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Staying Competitive In The Industry Means Bringing More Women To Tech Roles
Red Hat Executive VP and Chief People Officer, DeLisa Alexander, spoke with CRNtv about the impact women make in the workforce and the need to diversify companies, specifically in the technology industry.
"If our population at Red Hat doesn’t reflect that of our customers, it is going to be something that detracts from our ability to compete in our industry, because people want to see other people that look like them," said Alexander.
She said it's crucial to not only diversify the workforce but relate to clients in this way. When asked about how companies can make sure that girls get involved, she highlighted the important influence that the male population has on young, aspiring females in tech.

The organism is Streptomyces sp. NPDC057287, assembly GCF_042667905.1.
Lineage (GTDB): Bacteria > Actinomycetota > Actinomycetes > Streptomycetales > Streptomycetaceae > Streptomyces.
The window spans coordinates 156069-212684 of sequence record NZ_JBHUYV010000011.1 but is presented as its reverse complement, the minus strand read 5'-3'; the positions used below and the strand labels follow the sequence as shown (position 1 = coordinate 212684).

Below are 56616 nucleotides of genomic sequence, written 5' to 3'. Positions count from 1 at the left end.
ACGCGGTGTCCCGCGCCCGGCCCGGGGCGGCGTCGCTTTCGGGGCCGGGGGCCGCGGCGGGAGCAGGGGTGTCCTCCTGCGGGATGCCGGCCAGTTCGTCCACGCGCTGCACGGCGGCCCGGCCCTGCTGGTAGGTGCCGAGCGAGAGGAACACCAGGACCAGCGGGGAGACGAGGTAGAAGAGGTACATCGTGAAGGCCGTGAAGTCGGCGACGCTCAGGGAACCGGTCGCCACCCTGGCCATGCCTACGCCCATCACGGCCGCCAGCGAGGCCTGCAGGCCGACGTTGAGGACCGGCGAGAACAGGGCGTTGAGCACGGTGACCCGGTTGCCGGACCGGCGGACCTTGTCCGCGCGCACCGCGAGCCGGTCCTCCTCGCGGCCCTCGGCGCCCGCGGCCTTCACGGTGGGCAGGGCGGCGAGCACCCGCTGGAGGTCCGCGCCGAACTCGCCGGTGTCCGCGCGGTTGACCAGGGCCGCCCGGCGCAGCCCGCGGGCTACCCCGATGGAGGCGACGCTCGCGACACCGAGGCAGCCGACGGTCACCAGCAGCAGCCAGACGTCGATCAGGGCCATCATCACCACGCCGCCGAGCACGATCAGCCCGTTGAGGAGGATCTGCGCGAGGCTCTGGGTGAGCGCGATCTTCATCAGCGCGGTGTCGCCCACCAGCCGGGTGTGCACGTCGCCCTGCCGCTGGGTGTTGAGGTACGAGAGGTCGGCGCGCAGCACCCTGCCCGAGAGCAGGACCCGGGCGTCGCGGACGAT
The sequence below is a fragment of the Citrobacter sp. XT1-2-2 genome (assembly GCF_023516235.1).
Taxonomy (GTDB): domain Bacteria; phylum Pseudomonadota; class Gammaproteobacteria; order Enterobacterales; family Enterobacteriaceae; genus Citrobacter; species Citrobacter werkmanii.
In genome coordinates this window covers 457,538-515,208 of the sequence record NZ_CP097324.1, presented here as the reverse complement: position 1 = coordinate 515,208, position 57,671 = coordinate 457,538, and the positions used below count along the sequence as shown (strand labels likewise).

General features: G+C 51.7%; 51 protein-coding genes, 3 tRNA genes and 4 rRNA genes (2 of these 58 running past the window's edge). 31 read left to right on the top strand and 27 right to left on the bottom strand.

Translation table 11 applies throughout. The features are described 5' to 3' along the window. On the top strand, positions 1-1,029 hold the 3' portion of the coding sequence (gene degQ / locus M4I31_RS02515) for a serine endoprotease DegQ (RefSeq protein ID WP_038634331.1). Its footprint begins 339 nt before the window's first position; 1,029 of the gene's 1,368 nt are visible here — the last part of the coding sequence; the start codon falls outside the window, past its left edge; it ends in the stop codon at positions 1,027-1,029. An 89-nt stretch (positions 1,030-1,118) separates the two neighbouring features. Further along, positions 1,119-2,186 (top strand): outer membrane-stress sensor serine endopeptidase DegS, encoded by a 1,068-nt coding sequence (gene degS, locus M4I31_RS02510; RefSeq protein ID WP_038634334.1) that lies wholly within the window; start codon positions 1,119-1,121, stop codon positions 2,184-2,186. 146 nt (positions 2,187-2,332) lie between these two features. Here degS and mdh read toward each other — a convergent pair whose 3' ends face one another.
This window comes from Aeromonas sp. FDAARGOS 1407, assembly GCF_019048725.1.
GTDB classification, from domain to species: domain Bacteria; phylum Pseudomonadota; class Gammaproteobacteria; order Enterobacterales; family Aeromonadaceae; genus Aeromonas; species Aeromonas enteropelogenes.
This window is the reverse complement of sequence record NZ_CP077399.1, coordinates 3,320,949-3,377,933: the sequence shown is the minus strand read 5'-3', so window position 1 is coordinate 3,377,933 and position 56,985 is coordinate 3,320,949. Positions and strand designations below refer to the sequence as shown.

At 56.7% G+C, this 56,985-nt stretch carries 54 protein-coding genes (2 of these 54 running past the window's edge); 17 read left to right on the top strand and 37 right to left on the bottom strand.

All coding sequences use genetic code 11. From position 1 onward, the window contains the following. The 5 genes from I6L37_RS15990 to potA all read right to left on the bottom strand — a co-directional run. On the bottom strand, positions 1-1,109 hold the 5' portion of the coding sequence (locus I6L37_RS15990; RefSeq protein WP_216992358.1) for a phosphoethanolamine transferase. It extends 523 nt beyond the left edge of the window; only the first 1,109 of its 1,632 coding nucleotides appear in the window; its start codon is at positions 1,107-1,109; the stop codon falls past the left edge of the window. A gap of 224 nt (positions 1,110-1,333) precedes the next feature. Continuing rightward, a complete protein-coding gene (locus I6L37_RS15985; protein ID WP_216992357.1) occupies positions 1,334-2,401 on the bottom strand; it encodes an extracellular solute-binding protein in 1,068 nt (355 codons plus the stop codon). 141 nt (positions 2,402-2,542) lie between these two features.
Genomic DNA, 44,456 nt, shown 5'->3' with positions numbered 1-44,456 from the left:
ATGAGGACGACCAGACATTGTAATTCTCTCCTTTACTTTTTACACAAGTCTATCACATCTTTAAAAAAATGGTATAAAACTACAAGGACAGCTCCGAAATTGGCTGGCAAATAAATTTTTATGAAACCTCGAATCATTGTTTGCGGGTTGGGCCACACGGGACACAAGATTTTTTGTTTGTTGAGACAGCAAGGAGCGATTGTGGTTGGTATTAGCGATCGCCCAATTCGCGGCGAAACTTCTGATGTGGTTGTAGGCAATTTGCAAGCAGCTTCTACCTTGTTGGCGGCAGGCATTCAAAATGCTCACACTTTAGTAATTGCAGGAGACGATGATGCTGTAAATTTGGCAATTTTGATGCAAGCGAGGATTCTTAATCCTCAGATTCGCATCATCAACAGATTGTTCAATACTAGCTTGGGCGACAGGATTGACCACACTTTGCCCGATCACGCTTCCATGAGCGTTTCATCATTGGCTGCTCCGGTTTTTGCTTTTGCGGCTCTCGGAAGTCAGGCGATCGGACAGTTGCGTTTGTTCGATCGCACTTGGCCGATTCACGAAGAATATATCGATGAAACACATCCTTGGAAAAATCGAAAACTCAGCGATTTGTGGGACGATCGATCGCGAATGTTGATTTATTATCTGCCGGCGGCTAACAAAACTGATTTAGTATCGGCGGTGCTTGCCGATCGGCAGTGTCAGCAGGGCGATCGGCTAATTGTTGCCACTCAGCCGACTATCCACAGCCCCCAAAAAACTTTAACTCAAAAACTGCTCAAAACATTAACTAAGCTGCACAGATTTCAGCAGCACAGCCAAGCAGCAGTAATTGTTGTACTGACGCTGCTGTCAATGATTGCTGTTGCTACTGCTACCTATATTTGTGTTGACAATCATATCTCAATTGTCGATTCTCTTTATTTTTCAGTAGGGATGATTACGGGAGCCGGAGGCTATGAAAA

"One of the things that we’ve heard is that there are a lot of dads with girls, and those dads are very interested in seeing their girls become a part of the technology industry because they know that it’s a great industry, and there are great opportunities for those daughters," Alexander said.
A key aspect of her role as Chief People Officer is making sure she knows how to find the right talent, in addition to constantly growing and diversifying the pool. "I’m really proud of what Red Hat is doing in terms of our Women in Open Source Awards," she said. "We did that to be able to highlight what women are doing in open source and to create role models."
The Women in Open Source Awards 2017 featured two women making large strides in bridging the gender gap in the technology industry. Award winner Jigyasa Grover, a student at Dehli Technological University, is pursuing a bachelor's of technology in computer engineering. The other award recipient was Avni Khatri, who created the non-profit organization Kids On Computers, is focused on giving the underprivileged youth exposure to technology that they might not have known existed. Khatri recently accepted a position at Amazon as Technical Program Manager.